Knock Out in its natural state

Knock Out in its natural state

Guest Post by veterinary surgeon and master gardener James Roush/Garden Musings

I suppose that I should have expected it. Once Knock Out roses became ubiquitous in the suburban landscapes of America and moved beyond usefulness to cliché, I should have known that this paradigm-changing rose was inevitably destined to be even more misused, abused, and perverted; that it would be used in manners so hideous as to defy the imaginations of all gardeners born with even a vestige of taste.


I was still shocked, however, to stumble across the mutilated specimens shown here, these professionally scalped  green rectangles and balls that I fleetingly thought—at first glance—were privet or yews.  I was horrified to realize that these monstrosities were Knock Out roses, identifiable by the sparse murky red blooms visible at the back of the rectangular-shaped specimen.  For a brief moment, that recognition caused me to reach for my eyes in a fruitless effort to gouge out the offending images from my soul, but alas, too late, I was staring into the abyss of  Knock Out purgatory.


What was he or she thinking, this misguided landscaper?  I assume this job was “professionally” done since these misshapen demons lay next to the door and walkway of a large medical center whose working doctors and nurses are not likely to moonlight as hedge-trimming psychopaths. But the blobs were even trimmed wrong as hedges; the tops and sides wider than the bottom, shading out the lower leaves and creating naked stems and thorns.  Why remove the blooms?  Knock Out cycles rapidly enough that spent blooms go unnoticed amid the off-red tapestry of current flowers.  Does no one realize the value of orange rose hips for winter appeal?  Where do we go next to misuse this rose?  Knock Out topiary?  A nice Knock Out elephant with a red saddle on its back and a red stripe along its trunk?  A Knock Out clown face with bright red hair?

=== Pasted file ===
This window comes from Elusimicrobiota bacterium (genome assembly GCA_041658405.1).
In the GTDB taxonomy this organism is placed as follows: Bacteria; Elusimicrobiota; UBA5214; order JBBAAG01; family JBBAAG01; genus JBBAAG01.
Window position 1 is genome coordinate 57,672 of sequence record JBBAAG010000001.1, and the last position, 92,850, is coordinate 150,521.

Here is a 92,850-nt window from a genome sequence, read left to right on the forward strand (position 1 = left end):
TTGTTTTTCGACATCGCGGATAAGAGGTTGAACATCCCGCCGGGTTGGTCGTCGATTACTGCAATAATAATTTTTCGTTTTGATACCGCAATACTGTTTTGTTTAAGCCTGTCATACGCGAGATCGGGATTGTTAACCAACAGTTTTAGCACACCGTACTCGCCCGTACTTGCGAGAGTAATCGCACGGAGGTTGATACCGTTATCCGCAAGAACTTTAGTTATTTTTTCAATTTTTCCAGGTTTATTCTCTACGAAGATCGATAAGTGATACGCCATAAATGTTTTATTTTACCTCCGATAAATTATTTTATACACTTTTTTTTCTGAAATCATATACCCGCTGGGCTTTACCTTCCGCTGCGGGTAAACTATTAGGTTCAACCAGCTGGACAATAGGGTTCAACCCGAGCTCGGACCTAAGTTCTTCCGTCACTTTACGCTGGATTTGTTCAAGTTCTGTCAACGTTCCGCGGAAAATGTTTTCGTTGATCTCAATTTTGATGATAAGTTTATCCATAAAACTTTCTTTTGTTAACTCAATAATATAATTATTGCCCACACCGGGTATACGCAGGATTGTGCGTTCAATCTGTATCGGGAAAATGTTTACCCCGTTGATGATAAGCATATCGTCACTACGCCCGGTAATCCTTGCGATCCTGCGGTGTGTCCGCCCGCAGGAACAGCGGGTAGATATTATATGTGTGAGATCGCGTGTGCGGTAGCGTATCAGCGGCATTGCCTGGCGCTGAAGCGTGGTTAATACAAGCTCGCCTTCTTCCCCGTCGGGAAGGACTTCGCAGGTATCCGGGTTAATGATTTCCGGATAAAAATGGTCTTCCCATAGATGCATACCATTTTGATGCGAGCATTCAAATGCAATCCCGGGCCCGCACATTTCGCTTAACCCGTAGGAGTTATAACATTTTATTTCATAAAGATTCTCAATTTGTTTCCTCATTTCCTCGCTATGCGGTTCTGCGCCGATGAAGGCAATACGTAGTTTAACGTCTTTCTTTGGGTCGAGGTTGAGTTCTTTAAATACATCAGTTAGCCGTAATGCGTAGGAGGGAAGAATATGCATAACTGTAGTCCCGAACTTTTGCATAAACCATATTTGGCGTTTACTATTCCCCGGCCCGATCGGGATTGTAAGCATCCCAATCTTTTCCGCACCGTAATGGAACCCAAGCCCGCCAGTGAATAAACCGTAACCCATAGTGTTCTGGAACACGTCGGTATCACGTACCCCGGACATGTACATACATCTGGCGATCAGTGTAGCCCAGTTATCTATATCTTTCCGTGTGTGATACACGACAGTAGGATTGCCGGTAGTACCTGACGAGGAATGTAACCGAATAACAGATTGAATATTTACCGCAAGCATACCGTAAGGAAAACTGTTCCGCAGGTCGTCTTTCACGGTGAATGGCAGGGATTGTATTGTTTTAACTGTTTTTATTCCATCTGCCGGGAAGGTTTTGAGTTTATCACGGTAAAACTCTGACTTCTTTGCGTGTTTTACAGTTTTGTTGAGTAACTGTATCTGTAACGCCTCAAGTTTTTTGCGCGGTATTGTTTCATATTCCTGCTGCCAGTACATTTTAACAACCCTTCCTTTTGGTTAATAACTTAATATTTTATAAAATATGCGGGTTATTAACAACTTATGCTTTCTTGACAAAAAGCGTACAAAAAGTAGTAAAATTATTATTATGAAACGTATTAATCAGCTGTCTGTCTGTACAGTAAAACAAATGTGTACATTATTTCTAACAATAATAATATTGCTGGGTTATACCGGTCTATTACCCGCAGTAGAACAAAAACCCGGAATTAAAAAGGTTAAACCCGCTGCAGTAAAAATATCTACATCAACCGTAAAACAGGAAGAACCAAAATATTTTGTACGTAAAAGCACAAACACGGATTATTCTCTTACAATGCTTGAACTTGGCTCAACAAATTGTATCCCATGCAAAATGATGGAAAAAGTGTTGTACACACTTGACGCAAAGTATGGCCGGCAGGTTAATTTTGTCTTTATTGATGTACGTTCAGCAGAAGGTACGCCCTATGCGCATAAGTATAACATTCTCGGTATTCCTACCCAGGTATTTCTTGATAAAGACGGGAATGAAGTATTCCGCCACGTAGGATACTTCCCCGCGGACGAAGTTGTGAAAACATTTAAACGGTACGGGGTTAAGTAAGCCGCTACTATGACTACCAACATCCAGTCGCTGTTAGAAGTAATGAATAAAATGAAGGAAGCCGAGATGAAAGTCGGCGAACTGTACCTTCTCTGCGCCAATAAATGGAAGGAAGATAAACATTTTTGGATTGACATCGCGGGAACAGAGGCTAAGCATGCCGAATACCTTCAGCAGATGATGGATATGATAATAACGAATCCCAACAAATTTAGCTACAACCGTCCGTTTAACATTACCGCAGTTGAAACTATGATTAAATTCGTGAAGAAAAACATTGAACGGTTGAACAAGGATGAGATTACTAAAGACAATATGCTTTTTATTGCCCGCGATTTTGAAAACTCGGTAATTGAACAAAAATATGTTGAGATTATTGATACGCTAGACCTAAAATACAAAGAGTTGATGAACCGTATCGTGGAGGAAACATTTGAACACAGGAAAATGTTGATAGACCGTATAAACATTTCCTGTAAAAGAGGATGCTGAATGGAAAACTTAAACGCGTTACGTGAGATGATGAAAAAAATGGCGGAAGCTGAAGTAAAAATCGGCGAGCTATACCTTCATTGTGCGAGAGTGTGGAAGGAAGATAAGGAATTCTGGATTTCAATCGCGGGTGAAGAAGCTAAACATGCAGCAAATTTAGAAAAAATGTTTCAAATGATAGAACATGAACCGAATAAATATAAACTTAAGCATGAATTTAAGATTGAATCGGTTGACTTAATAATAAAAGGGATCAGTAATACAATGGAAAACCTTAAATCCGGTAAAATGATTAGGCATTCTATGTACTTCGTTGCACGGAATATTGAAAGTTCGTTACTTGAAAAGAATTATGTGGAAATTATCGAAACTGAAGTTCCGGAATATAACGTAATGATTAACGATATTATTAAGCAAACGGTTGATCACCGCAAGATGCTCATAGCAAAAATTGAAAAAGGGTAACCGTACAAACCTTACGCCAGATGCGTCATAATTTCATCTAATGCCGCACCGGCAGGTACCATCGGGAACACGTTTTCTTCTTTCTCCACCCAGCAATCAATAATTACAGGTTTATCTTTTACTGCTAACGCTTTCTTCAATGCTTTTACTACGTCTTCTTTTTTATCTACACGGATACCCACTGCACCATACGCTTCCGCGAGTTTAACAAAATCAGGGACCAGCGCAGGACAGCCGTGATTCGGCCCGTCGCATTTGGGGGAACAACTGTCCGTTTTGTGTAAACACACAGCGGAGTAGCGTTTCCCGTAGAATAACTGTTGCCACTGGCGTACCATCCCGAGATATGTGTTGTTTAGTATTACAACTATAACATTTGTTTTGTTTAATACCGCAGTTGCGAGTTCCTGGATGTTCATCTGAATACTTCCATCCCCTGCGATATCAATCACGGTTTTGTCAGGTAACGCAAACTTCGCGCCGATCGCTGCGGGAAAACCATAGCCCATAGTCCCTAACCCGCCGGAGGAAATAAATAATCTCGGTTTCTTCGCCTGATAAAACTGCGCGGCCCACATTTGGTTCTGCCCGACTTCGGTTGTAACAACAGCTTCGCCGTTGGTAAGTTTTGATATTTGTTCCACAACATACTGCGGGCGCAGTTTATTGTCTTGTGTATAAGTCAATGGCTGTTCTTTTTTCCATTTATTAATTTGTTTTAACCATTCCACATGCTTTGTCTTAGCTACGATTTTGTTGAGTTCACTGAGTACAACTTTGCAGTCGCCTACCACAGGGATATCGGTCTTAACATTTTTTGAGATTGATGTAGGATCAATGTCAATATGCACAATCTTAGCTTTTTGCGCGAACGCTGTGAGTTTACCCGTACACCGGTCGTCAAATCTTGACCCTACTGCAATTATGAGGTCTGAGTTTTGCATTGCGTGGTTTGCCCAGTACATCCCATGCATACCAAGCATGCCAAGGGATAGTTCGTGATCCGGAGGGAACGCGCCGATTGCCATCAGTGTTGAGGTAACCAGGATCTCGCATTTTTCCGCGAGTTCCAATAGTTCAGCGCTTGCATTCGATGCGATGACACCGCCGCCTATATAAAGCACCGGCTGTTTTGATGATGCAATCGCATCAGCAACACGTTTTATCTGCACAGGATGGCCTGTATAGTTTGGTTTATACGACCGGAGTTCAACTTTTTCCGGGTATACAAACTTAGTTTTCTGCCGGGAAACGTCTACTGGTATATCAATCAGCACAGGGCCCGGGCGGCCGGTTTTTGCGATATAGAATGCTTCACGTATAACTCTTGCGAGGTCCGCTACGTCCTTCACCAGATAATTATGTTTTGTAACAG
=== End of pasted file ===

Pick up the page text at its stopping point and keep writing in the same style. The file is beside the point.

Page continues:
Please, those of you who just must plant Knock Out, at least give it freedom to still be a rose; to branch stiffly and awkwardly, to bloom a spine-grating red shade and to retain its dingy orange hips.  Give it the freedom to be more than another green gumdrop in our landscapes.  We’ve got enough shrubs that can be shaped at will into your favorite football mascot.  If ‘Knock Outs’ they must be, leave them unfettered and free to grow as they were meant to, as random unshaped colorful masses in our lawns.  Please.